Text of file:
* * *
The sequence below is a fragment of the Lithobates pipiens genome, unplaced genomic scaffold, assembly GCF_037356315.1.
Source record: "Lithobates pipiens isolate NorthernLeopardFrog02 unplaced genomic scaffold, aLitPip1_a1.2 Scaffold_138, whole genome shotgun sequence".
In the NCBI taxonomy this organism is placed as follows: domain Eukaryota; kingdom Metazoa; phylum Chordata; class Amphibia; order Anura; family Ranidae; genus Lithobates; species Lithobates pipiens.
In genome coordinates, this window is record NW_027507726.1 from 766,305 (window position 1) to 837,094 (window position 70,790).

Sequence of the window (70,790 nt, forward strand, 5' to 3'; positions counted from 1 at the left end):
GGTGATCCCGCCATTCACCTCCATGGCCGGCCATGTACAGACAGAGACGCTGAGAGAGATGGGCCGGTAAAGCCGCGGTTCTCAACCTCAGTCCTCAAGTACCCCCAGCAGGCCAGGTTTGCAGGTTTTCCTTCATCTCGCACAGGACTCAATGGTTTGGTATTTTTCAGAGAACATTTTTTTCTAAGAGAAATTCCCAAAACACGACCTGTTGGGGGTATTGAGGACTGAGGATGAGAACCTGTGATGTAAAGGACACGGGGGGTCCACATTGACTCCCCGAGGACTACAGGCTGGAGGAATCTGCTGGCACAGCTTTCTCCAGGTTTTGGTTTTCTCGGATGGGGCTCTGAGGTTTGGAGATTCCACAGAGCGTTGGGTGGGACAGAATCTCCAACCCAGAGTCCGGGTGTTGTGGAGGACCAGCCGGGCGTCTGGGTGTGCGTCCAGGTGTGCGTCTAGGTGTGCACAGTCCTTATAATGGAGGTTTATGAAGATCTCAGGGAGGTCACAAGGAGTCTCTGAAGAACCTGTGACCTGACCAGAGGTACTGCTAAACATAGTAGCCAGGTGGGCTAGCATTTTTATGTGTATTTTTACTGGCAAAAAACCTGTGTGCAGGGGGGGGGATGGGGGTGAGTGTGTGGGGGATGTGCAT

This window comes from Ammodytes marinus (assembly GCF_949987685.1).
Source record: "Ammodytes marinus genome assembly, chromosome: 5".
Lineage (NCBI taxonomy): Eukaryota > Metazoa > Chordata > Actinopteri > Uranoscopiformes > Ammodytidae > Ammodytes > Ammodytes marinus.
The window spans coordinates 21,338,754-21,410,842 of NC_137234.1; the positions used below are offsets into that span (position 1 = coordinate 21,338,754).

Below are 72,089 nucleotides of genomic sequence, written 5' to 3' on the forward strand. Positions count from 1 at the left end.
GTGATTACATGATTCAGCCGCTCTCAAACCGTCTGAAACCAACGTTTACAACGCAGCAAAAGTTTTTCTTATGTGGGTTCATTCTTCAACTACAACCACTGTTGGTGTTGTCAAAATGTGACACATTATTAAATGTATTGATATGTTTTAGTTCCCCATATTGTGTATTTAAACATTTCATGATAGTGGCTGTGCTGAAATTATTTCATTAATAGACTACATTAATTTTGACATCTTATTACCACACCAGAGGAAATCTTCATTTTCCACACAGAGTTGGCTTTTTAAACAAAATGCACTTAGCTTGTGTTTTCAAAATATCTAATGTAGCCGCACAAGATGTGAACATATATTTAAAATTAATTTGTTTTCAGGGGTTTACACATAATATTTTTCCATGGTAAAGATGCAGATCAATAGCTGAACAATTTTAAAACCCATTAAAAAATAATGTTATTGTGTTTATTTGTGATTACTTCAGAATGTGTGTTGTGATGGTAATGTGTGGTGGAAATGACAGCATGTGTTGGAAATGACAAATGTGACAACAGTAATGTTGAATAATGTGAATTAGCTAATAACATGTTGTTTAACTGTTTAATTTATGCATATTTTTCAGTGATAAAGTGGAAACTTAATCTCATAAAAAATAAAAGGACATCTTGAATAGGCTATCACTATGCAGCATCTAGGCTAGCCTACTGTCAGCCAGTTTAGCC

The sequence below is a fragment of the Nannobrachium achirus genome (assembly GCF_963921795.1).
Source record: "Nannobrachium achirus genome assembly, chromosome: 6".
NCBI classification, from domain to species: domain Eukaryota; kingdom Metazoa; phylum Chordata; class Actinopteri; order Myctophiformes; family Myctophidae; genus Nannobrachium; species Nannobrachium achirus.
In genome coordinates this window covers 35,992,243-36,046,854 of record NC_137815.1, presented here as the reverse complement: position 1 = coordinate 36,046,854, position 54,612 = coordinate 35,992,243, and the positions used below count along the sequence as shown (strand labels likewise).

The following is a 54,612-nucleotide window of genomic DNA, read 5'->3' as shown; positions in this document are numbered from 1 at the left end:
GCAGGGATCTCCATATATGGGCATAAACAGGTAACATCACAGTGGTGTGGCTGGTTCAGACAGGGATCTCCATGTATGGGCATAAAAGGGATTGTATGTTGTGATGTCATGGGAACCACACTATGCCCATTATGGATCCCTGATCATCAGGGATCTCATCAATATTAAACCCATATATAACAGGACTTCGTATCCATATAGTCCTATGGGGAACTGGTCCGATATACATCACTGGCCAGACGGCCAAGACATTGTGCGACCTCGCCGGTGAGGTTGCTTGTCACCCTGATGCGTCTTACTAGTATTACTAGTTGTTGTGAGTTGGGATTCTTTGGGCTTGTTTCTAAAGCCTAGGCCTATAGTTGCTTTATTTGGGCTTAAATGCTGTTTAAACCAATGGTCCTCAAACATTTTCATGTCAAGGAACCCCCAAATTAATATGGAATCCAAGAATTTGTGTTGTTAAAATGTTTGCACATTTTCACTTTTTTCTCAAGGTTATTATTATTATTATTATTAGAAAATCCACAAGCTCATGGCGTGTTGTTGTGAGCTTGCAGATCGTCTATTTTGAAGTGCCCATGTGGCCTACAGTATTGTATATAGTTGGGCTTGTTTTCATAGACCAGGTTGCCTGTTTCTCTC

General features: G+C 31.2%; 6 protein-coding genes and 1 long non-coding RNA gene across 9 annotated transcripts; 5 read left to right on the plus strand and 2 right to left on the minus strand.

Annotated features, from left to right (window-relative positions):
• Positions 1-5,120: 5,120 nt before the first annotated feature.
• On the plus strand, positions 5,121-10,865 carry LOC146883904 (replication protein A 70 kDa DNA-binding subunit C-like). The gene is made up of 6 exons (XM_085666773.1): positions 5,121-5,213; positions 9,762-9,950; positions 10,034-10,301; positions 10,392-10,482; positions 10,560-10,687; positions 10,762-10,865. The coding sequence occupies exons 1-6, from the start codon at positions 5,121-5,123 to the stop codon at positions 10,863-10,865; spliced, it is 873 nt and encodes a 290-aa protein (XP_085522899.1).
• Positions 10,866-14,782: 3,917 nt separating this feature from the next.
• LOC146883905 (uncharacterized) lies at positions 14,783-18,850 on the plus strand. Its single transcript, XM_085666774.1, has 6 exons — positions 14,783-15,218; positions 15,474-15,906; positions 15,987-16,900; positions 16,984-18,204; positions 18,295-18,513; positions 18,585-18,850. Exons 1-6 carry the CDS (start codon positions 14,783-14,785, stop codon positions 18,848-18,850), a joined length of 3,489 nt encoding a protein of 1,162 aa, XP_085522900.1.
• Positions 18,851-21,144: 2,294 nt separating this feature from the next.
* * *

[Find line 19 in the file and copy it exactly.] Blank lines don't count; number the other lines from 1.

General features: G+C 31.2%; 6 protein-coding genes and 1 long non-coding RNA gene across 9 annotated transcripts; 5 read left to right on the plus strand and 2 right to left on the minus strand.